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Listed under:  Science  >  Life  >  Animal structure and function
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Dirk Hartog Island National Park Return to 1616 Ecological Restoration Project Education Package

This is a comprehensive education package based on of the world's most exciting ecological restoration projects that is happening right now in Western Australia! It features interactive virtual tours, 3D skulls, videos, real-action inquiry projects, research projects, native animal educational card games and activities, ...

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Investigate: cane toads

This unit of work is designed to help students understand cane toads and their threat to the Australian environment and agricultural production. Why some animals are to be protected and others need to be eradicated. The resource includes a teacher guide, student learning journal and a PowerPoint presentation.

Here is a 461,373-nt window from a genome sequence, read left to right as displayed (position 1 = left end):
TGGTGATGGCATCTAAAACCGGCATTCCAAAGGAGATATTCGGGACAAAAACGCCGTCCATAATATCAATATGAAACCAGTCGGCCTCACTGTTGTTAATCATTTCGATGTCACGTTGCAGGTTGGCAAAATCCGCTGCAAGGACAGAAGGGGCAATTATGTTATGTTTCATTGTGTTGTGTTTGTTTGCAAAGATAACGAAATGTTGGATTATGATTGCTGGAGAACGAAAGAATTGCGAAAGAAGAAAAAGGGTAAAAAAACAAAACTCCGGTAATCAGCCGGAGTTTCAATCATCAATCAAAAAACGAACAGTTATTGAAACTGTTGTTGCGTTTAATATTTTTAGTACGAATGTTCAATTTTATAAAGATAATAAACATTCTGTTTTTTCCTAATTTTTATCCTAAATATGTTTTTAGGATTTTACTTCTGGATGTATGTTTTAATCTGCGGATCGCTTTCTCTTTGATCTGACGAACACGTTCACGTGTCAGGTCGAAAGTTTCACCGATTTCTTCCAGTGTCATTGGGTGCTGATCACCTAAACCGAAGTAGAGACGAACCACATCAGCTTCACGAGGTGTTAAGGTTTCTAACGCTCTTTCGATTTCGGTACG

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It’s Alive: Conditions on Earth

In this resource, students investigate and measure the conditions of planet Earth. They explore temperature, gravity and the needs of living things. Students also discuss how some conditions on Earth are constant, while other conditions regularly change, and how living things have adaptations to survive these changes.

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DTiF in conversation with Kevin Bradley and Cassandra Arkinstall from Save the Bilby Fund – Using Digital Technologies to help save bilbies